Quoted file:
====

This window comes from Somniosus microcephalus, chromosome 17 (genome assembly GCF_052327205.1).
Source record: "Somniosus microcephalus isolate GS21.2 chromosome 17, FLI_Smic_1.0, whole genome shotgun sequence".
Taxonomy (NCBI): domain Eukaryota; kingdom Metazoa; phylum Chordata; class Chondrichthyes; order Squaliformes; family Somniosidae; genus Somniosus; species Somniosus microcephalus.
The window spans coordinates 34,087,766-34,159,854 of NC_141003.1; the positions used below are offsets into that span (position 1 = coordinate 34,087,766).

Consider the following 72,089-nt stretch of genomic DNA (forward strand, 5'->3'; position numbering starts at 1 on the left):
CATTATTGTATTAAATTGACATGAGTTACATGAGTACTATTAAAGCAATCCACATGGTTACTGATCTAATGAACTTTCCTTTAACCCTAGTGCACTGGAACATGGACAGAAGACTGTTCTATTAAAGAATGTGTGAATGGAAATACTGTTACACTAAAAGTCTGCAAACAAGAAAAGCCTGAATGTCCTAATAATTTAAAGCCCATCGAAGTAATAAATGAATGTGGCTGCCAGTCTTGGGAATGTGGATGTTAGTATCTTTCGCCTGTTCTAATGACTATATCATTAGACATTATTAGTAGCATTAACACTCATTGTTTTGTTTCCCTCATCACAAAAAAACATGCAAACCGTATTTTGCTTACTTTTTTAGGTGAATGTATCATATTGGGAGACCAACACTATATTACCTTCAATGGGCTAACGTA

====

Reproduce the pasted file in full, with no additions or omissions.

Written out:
This window comes from Somniosus microcephalus, chromosome 17 (genome assembly GCF_052327205.1).
Source record: "Somniosus microcephalus isolate GS21.2 chromosome 17, FLI_Smic_1.0, whole genome shotgun sequence".
Taxonomy (NCBI): domain Eukaryota; kingdom Metazoa; phylum Chordata; class Chondrichthyes; order Squaliformes; family Somniosidae; genus Somniosus; species Somniosus microcephalus.
The window spans coordinates 34,087,766-34,159,854 of NC_141003.1; the positions used below are offsets into that span (position 1 = coordinate 34,087,766).

Consider the following 72,089-nt stretch of genomic DNA (forward strand, 5'->3'; position numbering starts at 1 on the left):
CATTATTGTATTAAATTGACATGAGTTACATGAGTACTATTAAAGCAATCCACATGGTTACTGATCTAATGAACTTTCCTTTAACCCTAGTGCACTGGAACATGGACAGAAGACTGTTCTATTAAAGAATGTGTGAATGGAAATACTGTTACACTAAAAGTCTGCAAACAAGAAAAGCCTGAATGTCCTAATAATTTAAAGCCCATCGAAGTAATAAATGAATGTGGCTGCCAGTCTTGGGAATGTGGATGTTAGTATCTTTCGCCTGTTCTAATGACTATATCATTAGACATTATTAGTAGCATTAACACTCATTGTTTTGTTTCCCTCATCACAAAAAAACATGCAAACCGTATTTTGCTTACTTTTTTAGGTGAATGTATCATATTGGGAGACCAACACTATATTACCTTCAATGGGCTAACGTA